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A man scrolls through a selection of viewing choices on the Netflix application in this arranged photograph in London, U.K., on Tuesday, Jan. 5, 2016. The company has 31 of its own original series it can show anywhere around the globe, but the content it licenses from other sources is often subjected to ‘sliced and diced’ territorial rights.Chris Ratcliffe/Bloomberg

Netflix Inc. managed a global rollout of its service to 130 new countries last week without a single technical glitch, but it says it can't do much more than it already is about VPN users circumventing its geographic blocks and frustrating its localized competitors.

The hashtag #netflixeverywhere was coined to describe the push (everywhere does not so far include China or North Korea), but the ambitious global expansion also requires the company to acquire more and more content to fit those international tastes. The Los Gatos, Calif., company has 31 of its own original series for 2016, as much as 600 hours of new programming it can show anywhere around the globe.

The content it licenses from other sources – movie studios, cable and broadcast television providers – is often a different story. Territorial rights are "sliced and diced," according to Ted Sarandos, the company's chief content officer, in ways that tend to frustrate users.

According to Elizabeth Bradley, vice-president of content acquisition at Netflix, sometimes rights are presold before Netflix can ever bid: "We have a show like The Blacklist, we have it in most all of our territories, but the timing may be different, and the availability is different."

As Canadians can attest, that means a lot of interesting content is often unavailable outside the United States. In slightly rarer instances, it means other territories have different shows or movies that the Netflix U.S. catalogue lacks. It has created a ripe market for providers of software solutions to spoof a user's location, so viewers can check out those different catalogues, an exercise made vastly more complex by 190 potential territories.

"Our ambition is to do global licensing and global originals, so that over maybe the next five, 10, 20 years, it'll become more and more similar until it's not different," Netflix chief product officer Neil Hunt explained in an interview at the CES 2016 convention in Las Vegas. "We don't buy only for Canada; we're looking … for all territories; buying a singular territory is not very interesting any more."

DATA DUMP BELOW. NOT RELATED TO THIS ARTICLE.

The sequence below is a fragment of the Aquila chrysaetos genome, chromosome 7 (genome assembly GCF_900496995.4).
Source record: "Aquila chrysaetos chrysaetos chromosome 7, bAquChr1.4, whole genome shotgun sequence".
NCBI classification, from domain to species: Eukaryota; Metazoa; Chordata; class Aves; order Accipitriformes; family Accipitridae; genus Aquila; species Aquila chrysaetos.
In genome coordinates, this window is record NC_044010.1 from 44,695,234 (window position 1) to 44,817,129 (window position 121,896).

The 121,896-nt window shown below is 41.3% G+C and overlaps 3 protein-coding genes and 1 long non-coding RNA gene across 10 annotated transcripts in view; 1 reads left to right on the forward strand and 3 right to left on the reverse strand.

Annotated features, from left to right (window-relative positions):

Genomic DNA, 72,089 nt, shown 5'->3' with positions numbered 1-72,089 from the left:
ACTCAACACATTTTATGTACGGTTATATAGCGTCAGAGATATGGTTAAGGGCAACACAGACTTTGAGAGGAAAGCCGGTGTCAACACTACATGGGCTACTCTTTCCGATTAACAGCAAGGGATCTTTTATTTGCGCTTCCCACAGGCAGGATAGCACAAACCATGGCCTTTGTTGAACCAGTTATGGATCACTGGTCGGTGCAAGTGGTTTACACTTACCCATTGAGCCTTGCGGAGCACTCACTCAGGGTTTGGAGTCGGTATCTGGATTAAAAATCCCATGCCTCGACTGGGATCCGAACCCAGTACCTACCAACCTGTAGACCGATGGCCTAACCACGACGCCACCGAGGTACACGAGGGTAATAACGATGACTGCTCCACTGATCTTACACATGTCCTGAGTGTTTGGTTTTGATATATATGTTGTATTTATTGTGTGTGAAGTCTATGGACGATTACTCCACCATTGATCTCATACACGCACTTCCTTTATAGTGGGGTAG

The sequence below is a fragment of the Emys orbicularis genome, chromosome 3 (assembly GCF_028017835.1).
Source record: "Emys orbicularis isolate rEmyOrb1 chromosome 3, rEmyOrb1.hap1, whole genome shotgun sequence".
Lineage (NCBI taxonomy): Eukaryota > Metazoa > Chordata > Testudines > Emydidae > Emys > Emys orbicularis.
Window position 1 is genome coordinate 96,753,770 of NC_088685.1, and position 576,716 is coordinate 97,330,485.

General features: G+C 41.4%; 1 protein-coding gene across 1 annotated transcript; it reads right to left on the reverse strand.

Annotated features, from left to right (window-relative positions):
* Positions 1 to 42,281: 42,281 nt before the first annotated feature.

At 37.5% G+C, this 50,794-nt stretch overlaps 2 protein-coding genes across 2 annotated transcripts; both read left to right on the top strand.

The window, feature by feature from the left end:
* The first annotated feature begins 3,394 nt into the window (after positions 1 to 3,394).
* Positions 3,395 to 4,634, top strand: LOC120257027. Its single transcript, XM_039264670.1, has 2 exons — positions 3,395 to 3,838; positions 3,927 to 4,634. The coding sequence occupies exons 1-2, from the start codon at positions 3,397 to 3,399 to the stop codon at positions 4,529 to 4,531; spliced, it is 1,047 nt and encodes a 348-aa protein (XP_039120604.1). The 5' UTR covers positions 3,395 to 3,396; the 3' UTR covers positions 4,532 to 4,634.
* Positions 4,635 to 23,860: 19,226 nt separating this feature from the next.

In the meantime, Canadian media executives, particularly from Bell, have in the past called consumer use of VPNs "stealing," and allege that Netflix isn't doing enough to stop it. Briefing books released by the new federal Liberal government show the issue of copyright and VPNs has been put on the radar of Heritage Minister Mélanie Joly.

"We do apply industry standard technologies to limit the use of proxies," Mr. Hunt says. "Since the goal of the proxy guys is to hide the source it's not obvious how to make that work well. It's likely to always be a cat-and-mouse game. [We] continue to rely on blacklists of VPN exit points maintained by companies that make it their job. Once [VPN providers] are on the blacklist, it's trivial for them to move to a new IP address and evade."

The company does claim to have a salutary effect on more overt forms of piracy. At the Netflix keynote last week, Mr. Sarandos said that the use of BitTorrent – a popular source of copyright-evading movie and television downloads – went down 14 per cent in Australia after Netflix officially launched in the spring of 2015. Unofficially, reports suggest as many as 200,000 Australians had already been accessing Netflix via VPN; there are more than a million subscribers now. Canada is estimated to have about four million subscribers.

"When we have global rights, there's a significant reduction in piracy pressure on that content. If a major title goes out in the U.S. but not in Europe, it's definitely pirated in Europe, much more than it is if it's released simultaneously," Mr. Hunt says.

The company's expansion plans could put some market share muscle behind its desire for global rights, too. Mr. Hunt says Netflix has subscribers in 50 per cent of the broadband-connected homes in the United States today, about 40 million of its 70 million subscribers, and it is aiming to capture 60 million to 90 million subscribers in the United States. In the rest of the world, gaining a fraction of the 2.5 billion (mostly wireless) broadband consumers represents an enormous growth opportunity.

Netflix's push for global rights may put national streaming services that have no plans to compete internationally – such as Bell's CraveTV and Rogers/Shaw Shomi – at a disadvantage in the bidding. Another concern that Canadian content-makers have raised is that Netflix doesn't have to abide by Canadian content rules, so the service may not reflect local culture much.

"Content that succeeds tends to succeed anywhere," Ms. Bradley says. "We did a four-picture deal with Adam Sandler because we could see in the data every time you had an Adam Sandler picture, even if the critics don't love it, it turns out fans really do. Consistently and globally."

Mr. Sandler's first Netflix original, The Ridiculous 6, was just announced as the most-watched movie in its first 30 days in the history of Netflix. And yes, critics did hate it. "Great news: They don't seem to be doing all the watching," says Ms. Bradley.

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